Here's an excellent example of a black and white callotype. The B&O "seal" herald on the lower right was stock artwork, probably a decal, that can be found on a number B&O issued cards. The crease was added later. Note that some of the printing on the bottom is cut off, The bottom of the card feels jagged as if it were separated from another card due to a perforation. This card was probably part of a part of a multi-view printed set run off on a sheet, perforated, and made up into a Z-fold packet. The card below, showing early "banjo" signals, is postmarked 1912. 
  

In this view, part of a perforated multi-card set, we see how bizarre the artwork of retouching can be. The people look terrible, especially the woman sitting with the little girl at the table on the right. The woman on the left, with her back towards us, seems ghostly with faded hair and pale violet dress. This may have been a cut-and-paste project where some of the people had their origins elsewhere.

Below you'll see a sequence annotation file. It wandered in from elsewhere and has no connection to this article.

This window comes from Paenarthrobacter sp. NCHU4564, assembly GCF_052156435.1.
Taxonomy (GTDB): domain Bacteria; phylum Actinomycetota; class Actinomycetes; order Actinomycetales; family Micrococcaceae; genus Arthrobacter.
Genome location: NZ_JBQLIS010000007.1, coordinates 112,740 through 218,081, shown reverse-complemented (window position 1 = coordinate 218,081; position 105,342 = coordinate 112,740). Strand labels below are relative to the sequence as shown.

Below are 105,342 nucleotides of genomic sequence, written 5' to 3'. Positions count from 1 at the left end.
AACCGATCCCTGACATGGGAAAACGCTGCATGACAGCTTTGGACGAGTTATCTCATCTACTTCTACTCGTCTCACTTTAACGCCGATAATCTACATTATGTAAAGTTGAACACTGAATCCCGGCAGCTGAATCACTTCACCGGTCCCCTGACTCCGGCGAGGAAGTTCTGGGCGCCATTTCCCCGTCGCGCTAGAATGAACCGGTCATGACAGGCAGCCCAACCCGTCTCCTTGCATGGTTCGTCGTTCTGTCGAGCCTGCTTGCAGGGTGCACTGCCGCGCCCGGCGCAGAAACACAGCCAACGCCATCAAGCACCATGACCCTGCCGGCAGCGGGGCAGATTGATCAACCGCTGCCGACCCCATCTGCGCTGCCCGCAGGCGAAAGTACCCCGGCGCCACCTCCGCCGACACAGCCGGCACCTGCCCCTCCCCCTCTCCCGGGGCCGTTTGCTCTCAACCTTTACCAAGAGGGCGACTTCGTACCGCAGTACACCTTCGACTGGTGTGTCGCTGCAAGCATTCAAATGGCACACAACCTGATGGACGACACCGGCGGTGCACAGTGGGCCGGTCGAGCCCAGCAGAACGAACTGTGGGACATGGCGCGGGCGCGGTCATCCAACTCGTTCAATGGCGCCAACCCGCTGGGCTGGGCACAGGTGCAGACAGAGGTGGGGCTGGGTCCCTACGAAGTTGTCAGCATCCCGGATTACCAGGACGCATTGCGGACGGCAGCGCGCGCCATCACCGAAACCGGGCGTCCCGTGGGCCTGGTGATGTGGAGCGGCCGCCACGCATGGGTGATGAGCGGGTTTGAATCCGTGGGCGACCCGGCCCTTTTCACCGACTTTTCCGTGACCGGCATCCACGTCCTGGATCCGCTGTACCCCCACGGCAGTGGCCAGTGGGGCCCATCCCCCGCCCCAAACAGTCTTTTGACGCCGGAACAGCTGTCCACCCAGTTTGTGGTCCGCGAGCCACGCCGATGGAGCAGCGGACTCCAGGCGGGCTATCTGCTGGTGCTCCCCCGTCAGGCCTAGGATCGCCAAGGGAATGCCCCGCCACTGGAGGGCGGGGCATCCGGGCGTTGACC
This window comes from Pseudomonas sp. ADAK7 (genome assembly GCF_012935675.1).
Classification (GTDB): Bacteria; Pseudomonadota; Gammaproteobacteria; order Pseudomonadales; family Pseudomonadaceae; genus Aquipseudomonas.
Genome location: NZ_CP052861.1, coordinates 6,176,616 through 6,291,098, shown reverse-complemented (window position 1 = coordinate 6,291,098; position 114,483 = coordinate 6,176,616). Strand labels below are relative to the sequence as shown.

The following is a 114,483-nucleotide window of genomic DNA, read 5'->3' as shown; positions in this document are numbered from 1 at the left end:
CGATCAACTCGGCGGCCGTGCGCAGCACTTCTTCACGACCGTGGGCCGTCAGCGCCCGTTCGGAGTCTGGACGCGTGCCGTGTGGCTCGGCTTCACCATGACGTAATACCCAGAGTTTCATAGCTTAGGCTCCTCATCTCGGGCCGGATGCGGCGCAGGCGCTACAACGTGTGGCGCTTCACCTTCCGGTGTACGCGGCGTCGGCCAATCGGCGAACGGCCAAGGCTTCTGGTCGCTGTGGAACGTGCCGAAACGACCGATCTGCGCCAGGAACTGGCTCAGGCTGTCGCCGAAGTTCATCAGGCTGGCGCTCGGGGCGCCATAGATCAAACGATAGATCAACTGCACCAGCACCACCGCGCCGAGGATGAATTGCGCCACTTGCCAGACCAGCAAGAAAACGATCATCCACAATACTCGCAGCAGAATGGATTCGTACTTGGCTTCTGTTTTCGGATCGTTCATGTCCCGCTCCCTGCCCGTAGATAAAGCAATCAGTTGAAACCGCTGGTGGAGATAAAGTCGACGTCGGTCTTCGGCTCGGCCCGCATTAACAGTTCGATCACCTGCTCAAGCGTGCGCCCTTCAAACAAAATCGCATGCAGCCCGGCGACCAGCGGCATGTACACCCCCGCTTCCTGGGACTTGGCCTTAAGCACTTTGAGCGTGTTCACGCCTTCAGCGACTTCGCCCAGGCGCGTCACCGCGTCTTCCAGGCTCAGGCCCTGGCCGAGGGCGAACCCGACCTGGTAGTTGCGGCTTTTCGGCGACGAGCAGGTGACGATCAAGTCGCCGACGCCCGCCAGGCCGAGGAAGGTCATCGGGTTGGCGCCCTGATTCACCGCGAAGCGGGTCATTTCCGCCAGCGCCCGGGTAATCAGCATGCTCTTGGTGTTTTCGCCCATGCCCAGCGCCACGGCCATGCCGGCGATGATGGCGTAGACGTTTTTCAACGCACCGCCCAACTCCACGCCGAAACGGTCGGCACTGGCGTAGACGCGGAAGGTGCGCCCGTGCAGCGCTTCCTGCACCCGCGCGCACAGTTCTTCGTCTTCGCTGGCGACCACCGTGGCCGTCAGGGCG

In the scanned high-resolution image below we can see the rosette halftone pattern that was made by rotating the screens.


     

In this final card, a local commuter train has stopped in Wakefield Junction on the Boston & Maine's line connecting with Boston. 



In this high-resolution below notice the halftone screen dots. The white lines on the pilot, and the curved lines on the drivers are evidence of a retoucher's work. in order to make these details stand out, they were drawn in with white paint or ink on the original photograph prior to being re-photographed and processed.




The Real Photo Postcard (RPPC)